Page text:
However, even game’s fantastic combat has few flaws. From turning yourself into a human battering ram by charging into your enemies, cutting them apart with your Chainsword, or blasting them apart with your devastating arsenal, combat feels quick, fluid, and powerful.
No matter what weapon you use, you feel the weight in pixel sprite animations, the sound, and what remains of your enemies.
The Sounds of War
Boltgun has fantastic sound design and some good music, but some areas are great, while there are a few minor complaints. Firstly, moving around as Malum Caedo sounds and feels great; from walking to going into a full sprint, the sounds and thumps underneath each step are great.
Every gun you use sounds great and has a wonderful weight behind each blast. Malum Caedo also has a taunt button, which has a surprisingly long list of lines, some of which even make references to Captain Titus from Warhammer 40K: Space Marine.
Taunting Isn’t as Awesome as We Would Like (Only a Minor Complaint)
However, while it is a minor complaint, the taunt button can only be used while not firing. It’s great to hear an Ultramarine speak and taunt the enemies of the Imperium, but we wish there were more conversation, boasting, and shouting. In comparison, Deep Rock Galactic has a taunt button as Boltgun does, but the characters constantly talk without needing a button input.
It seems incredibly odd not to have a solo Ultramarine curse and shout back and forth between the traitors and daemons he is fighting. It’s a minor critique, but it would add another layer of personality and immersion to Boltgun.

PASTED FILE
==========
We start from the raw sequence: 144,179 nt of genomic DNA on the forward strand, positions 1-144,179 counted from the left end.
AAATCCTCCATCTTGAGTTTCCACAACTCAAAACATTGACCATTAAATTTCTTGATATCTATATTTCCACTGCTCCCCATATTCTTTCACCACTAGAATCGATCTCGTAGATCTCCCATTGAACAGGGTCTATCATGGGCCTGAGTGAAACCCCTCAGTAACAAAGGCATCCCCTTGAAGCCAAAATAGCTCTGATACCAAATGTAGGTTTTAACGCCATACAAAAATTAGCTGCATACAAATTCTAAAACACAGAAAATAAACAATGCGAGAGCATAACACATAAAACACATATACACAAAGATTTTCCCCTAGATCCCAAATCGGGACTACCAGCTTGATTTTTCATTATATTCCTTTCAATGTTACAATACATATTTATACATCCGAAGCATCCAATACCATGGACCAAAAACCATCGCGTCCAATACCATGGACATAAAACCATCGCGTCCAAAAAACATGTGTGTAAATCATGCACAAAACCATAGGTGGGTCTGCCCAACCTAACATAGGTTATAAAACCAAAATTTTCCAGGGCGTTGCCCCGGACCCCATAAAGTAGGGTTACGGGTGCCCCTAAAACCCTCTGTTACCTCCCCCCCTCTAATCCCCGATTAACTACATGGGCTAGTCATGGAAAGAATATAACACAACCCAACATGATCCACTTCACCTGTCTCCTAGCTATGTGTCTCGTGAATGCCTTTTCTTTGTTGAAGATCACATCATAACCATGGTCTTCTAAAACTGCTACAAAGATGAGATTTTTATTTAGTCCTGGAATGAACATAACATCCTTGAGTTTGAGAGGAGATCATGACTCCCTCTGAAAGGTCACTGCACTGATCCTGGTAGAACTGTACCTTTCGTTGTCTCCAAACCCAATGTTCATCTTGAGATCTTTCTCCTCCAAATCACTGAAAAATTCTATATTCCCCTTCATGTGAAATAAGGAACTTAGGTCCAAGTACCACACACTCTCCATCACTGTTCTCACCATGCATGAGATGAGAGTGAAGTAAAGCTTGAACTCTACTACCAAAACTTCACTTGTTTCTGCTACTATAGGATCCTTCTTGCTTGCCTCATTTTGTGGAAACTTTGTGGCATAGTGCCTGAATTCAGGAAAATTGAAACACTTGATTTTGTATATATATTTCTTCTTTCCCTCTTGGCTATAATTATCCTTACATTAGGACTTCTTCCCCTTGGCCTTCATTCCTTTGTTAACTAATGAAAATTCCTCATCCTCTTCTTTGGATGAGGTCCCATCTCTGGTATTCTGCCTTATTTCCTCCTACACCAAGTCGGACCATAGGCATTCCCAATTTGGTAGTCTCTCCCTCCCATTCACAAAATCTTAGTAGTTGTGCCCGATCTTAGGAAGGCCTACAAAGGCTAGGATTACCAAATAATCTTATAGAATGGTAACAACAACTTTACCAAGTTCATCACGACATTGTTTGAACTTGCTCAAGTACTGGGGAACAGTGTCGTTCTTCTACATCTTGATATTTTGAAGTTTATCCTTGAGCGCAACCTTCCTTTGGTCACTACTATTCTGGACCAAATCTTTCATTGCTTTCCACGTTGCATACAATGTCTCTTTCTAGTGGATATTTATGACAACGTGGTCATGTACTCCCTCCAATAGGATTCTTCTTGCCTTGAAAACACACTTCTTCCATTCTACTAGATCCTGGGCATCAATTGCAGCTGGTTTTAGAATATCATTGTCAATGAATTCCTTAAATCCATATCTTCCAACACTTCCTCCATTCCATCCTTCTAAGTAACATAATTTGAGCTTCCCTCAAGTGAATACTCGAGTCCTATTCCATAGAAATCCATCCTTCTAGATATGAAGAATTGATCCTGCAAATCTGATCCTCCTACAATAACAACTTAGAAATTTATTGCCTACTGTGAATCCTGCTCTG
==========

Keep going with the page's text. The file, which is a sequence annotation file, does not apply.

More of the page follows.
Review of Boltgun’s Combat Flaws
There are a few minor issues with combat, but most won’t matter to you unless you are a boomer shooter veteran. Firstly, there is a lack of feedback whenever you take damage. In Boltgun, there is no sound or on-screen indication whenever you take damage until you get to extremely low health. This is something we had to highlight in our Boltgun beginners guide and tips. Without the feedback, we expect many new players will get themselves into too much danger before they notice.
For comparison, DOOM 1 & 2 caused your screen to flash red, and Doomguy grunts each time you take damage. This lack of feedback is one of the few frustrations that Boltgun’s combat has.
Secondly, the Plasma Gun is the only gun you have to wait for the entire animation to finish before firing. This often leaves players with a few different choices, avoid using the Plasma Gun, dedicate every Machine Spirit upgrade to fix its negative downsides, or play more passively when using the gun. This might not have been an issue if every gun was like this, but seeing only one has this downside is strange. We think this may be patched or updated sometime after our review of Warhammer 40k: Boltgun.
It’s known that Plasma Guns generate an immense amount of heat, and they require constant pressure venting to avoid exploding in the user’s hands, but having the ability to swap weapons and let the Plasma Gun cool that way wouldn’t be a detriment to the gameplay flow.
Heretics and Daemons
There are plenty of enemies to purge in Boltgun. Recently Warhammer titles have taken a massive liking to the Chaos God, Nurgle, and his followers, putting them in nearly every recent game as the main enemy you fight next to standard cultists.
We are happy to have found in our review that while that is the case for Boltgun, the roster of Nurgles daemons has grown, meaning you will have to fight Nurglings, Plague Toads, and more alongside cultists and even Chaos Marines.
While there isn’t any presence of Korn or Slaanesh, Tzeentch’s forces and corruption are here, which is a pleasant surprise. Maybe it’s because Vermintide and Darktide have been using only Nurgle’s forces for years, so we are happy to see the change of ways in Boltgun.
Each enemy is wonderfully captured in Boltgun’s crunchy art style, and lots of inspiration has been taken from the tabletop. Nurgle’s forces are slow but tanky, Tzeentch’s forces bombard you with magic, and Chaos Cultists always make for a nice in-between.
Boltgun’s AI Problems Reviewed